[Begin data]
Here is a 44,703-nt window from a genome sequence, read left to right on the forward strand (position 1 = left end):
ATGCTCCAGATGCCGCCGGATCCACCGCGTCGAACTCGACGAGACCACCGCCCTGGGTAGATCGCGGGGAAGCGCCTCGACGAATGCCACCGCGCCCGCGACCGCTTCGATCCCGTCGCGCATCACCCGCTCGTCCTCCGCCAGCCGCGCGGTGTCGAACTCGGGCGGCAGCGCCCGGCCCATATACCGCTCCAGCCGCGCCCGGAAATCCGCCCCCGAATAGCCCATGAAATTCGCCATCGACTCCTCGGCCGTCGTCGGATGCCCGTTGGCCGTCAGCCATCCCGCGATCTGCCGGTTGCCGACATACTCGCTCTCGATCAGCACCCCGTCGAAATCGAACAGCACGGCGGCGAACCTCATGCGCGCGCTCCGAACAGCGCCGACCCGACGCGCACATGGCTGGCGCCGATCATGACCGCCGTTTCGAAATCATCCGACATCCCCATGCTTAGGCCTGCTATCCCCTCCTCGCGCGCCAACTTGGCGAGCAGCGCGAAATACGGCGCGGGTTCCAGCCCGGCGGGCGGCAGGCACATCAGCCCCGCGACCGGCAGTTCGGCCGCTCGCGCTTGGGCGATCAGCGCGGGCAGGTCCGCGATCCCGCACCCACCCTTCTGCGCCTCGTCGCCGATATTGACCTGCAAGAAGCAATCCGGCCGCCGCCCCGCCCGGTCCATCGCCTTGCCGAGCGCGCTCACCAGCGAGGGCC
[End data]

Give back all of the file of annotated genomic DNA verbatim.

Here is a 44,703-nt window from a genome sequence, read left to right on the forward strand (position 1 = left end):
ATGCTCCAGATGCCGCCGGATCCACCGCGTCGAACTCGACGAGACCACCGCCCTGGGTAGATCGCGGGGAAGCGCCTCGACGAATGCCACCGCGCCCGCGACCGCTTCGATCCCGTCGCGCATCACCCGCTCGTCCTCCGCCAGCCGCGCGGTGTCGAACTCGGGCGGCAGCGCCCGGCCCATATACCGCTCCAGCCGCGCCCGGAAATCCGCCCCCGAATAGCCCATGAAATTCGCCATCGACTCCTCGGCCGTCGTCGGATGCCCGTTGGCCGTCAGCCATCCCGCGATCTGCCGGTTGCCGACATACTCGCTCTCGATCAGCACCCCGTCGAAATCGAACAGCACGGCGGCGAACCTCATGCGCGCGCTCCGAACAGCGCCGACCCGACGCGCACATGGCTGGCGCCGATCATGACCGCCGTTTCGAAATCATCCGACATCCCCATGCTTAGGCCTGCTATCCCCTCCTCGCGCGCCAACTTGGCGAGCAGCGCGAAATACGGCGCGGGTTCCAGCCCGGCGGGCGGCAGGCACATCAGCCCCGCGACCGGCAGTTCGGCCGCTCGCGCTTGGGCGATCAGCGCGGGCAGGTCCGCGATCCCGCACCCACCCTTCTGCGCCTCGTCGCCGATATTGACCTGCAAGAAGCAATCCGGCCGCCGCCCCGCCCGGTCCATCGCCTTGCCGAGCGCGCTCACCAGCGAGGGCC